Understanding internal and external code in Zend Studio

A project in Zend Studio is simply a root folder.

Assuming that the boundaries of the folders subtree delimit internal code is accurate for almost any project at its beginnings, but as time goes by, limitations arise. For example, version and documentation files are not to be considered part of the code of the project.

Zend Studio overcomes those issues by means of the Build Path concept, so that only code that is reachable through the Build Path is internal code. The build Path is then used by Zend Studio for knowing what code to validate. In fact, if you want to exclude some code from the validation check, you have to exclude that code from the Build Path.

Related to the Build Path concept is the Include Path concept. The magic behind “Navigate/ Open Declaration” succeeds for any code that is reachable through the Include Path. If you exclude some code from the Build Path, sooner or later you’ll discover that “Navigate/ Open Declaration” fails for any excluded code. The solution is to add that code as an external source folder.

All of the above makes sense if you consider how Build Path and Include Path are set up. The Build Path is by default anything inside the root folder of the project, and the Include Path is always at least the Build Path. These settings make a standard / simple project work without added configuration. If a project needs fine tuning, then internal code can be defined changing the Build Path, and external code can still be referenced changing the Include Path.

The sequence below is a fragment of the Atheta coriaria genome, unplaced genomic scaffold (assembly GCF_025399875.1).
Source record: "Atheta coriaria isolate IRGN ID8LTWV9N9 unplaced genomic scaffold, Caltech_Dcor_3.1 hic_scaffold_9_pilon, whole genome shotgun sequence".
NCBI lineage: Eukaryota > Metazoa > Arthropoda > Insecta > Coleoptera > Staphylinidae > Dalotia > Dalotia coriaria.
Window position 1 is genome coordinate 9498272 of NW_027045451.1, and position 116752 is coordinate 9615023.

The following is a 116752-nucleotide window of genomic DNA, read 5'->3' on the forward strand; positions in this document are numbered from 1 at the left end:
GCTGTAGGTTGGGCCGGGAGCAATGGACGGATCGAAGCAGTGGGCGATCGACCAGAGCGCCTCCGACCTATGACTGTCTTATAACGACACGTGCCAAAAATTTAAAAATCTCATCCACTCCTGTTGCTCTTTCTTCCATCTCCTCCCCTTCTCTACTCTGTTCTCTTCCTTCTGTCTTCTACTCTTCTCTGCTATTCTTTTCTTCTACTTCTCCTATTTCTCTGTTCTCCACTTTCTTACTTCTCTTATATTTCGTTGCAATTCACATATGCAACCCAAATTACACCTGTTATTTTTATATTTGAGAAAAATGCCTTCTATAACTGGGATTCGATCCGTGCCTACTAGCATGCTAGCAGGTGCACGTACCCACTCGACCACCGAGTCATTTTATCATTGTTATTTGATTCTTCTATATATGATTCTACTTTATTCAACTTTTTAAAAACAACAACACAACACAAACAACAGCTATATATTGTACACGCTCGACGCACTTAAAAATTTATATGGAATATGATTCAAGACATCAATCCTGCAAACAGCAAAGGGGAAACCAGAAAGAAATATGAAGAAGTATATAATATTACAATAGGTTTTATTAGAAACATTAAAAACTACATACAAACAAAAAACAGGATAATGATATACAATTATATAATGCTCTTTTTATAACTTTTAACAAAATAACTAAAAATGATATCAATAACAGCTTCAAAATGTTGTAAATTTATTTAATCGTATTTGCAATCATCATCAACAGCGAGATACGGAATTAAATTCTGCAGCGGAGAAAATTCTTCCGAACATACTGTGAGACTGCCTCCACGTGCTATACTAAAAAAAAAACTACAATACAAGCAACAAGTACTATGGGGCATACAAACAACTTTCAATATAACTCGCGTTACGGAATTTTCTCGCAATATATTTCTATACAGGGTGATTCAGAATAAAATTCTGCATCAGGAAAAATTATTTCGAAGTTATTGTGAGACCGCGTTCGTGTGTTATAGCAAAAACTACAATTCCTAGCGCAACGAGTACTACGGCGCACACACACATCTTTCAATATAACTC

• the Build Path defines what is the internal code (by default the project subtree)
  • the Include Path defines what is the code context (always internal code + external code)
  • if you exclude something from the Build Path, chances are that you need to add that something to the Include Path as an external source folder


The build process of Zend Studio finds issues in code from third parties that you host in a library folder of your project. There are so many issues that you can’t easily see your own, and you can’t solve those issues because you want to use third party code “as is”, so that when a new version of that code is available you can simply drop it in place. The solution here is to exclude the library folder from the Build Path and add it to the Include Path as an external source folder.

The above picture shows that the Build Path of a project includes all but the library folder.

The above picture shows that the Include Path of the same project lists the library folder as an external source folder.

Zend Studio Documentation: http://files.zend.com/help/Zend-Studio/configuring_build_paths.htm

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